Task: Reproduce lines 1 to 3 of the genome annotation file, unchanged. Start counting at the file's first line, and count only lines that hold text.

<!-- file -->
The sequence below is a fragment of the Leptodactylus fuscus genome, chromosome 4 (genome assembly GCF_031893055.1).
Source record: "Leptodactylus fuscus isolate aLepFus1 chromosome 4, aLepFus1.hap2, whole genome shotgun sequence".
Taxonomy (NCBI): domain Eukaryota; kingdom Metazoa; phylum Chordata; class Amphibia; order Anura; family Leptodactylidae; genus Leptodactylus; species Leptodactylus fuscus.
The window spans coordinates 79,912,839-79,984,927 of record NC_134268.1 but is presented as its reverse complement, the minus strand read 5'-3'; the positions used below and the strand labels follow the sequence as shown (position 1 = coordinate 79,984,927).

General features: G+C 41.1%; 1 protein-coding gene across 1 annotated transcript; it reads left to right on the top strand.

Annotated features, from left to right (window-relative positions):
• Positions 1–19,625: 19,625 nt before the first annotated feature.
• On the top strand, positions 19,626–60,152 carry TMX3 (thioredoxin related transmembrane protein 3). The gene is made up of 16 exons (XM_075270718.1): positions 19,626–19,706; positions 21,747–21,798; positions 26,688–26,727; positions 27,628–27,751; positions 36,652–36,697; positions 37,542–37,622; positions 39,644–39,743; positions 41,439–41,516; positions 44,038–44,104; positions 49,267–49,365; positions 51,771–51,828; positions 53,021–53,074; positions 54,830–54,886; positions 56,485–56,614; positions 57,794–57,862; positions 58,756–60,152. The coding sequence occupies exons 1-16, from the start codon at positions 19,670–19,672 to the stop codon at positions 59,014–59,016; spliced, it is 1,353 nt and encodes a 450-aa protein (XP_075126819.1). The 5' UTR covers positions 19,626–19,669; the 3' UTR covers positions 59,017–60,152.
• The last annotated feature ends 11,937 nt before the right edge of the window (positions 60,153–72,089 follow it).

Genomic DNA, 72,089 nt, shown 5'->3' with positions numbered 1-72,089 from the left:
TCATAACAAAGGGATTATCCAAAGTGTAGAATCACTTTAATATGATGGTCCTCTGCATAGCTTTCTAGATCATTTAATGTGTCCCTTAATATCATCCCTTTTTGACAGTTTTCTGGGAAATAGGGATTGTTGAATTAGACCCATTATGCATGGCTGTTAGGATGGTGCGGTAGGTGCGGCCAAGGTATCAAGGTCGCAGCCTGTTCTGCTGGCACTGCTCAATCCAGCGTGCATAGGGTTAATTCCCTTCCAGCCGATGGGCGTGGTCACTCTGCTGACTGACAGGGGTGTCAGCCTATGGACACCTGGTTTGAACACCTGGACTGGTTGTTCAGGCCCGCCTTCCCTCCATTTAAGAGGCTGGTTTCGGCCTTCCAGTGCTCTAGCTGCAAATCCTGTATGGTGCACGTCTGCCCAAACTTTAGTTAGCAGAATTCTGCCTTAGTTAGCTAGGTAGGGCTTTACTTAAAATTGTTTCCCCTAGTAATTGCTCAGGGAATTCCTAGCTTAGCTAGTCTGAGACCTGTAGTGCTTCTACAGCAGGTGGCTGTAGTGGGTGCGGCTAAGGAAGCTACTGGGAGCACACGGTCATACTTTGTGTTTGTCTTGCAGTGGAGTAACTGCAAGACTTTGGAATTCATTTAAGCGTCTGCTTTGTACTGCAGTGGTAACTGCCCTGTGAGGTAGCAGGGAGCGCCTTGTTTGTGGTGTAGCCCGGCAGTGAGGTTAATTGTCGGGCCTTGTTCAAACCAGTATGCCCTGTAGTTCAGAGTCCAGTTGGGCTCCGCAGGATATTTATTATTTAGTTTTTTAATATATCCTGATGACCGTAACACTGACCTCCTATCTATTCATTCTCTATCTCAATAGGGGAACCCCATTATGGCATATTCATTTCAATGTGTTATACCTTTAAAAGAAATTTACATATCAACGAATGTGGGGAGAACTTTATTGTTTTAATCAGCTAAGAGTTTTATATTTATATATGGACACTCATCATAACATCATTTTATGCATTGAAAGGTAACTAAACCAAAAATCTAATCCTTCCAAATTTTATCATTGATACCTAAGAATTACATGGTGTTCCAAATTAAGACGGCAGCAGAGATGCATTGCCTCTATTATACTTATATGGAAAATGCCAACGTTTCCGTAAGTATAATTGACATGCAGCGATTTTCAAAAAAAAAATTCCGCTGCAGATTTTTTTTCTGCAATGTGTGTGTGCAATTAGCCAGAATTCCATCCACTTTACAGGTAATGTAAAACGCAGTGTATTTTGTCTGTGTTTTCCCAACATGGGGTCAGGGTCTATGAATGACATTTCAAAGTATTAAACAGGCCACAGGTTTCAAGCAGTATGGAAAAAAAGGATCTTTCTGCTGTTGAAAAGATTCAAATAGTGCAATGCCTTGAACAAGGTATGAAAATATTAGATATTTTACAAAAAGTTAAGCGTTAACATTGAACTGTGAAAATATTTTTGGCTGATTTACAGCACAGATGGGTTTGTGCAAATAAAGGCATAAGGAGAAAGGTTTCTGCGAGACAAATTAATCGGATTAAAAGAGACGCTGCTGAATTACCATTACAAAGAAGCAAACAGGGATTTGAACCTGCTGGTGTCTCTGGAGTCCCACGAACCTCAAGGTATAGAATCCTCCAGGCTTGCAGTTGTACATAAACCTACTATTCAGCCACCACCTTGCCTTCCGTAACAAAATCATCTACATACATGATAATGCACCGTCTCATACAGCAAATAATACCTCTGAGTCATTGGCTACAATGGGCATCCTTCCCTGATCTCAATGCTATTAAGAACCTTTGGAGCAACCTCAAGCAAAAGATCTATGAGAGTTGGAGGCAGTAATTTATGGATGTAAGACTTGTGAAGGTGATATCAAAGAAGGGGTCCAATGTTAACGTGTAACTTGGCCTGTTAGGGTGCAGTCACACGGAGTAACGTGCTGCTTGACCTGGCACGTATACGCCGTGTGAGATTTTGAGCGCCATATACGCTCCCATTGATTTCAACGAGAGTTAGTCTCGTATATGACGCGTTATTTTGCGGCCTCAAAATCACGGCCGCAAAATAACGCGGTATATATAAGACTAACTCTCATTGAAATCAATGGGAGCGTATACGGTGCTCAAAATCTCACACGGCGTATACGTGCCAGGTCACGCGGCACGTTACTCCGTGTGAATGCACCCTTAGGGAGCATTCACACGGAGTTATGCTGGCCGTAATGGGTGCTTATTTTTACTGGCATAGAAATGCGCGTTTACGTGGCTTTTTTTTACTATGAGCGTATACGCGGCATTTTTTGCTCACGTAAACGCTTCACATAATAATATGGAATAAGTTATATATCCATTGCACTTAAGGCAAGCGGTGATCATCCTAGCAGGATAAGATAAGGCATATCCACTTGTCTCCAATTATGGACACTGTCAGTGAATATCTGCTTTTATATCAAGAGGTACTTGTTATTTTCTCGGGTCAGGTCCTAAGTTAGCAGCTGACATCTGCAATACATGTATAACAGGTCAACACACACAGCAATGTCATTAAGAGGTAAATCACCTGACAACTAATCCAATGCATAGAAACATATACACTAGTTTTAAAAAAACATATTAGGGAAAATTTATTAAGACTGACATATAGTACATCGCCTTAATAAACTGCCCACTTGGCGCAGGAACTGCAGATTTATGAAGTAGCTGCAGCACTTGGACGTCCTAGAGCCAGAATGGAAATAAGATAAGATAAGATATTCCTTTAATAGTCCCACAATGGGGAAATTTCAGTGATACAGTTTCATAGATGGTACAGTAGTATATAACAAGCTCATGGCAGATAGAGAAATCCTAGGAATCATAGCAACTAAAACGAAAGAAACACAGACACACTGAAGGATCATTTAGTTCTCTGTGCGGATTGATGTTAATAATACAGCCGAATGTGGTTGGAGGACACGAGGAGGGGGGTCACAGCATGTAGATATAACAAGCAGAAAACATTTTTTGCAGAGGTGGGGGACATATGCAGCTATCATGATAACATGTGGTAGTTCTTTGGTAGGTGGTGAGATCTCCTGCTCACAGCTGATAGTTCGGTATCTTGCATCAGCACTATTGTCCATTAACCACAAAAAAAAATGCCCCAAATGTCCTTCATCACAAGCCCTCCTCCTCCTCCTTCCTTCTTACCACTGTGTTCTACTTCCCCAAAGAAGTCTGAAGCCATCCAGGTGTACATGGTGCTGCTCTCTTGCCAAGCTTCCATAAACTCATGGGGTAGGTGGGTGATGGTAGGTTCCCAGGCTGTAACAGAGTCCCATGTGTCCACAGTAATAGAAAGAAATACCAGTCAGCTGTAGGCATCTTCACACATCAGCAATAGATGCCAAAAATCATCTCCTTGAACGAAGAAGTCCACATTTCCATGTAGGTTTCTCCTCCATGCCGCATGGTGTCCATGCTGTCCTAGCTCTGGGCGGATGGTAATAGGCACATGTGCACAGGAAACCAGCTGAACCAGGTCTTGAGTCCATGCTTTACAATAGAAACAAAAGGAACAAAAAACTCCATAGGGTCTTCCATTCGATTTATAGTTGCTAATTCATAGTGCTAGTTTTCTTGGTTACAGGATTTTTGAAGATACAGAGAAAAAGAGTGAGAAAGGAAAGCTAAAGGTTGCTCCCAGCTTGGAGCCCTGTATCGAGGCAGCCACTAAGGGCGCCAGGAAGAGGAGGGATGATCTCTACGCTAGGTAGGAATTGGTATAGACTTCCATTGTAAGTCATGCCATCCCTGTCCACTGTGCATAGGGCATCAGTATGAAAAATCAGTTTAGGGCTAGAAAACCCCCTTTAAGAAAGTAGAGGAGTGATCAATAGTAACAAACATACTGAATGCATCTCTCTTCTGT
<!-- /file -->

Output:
The sequence below is a fragment of the Leptodactylus fuscus genome, chromosome 4 (genome assembly GCF_031893055.1).
Source record: "Leptodactylus fuscus isolate aLepFus1 chromosome 4, aLepFus1.hap2, whole genome shotgun sequence".
Taxonomy (NCBI): domain Eukaryota; kingdom Metazoa; phylum Chordata; class Amphibia; order Anura; family Leptodactylidae; genus Leptodactylus; species Leptodactylus fuscus.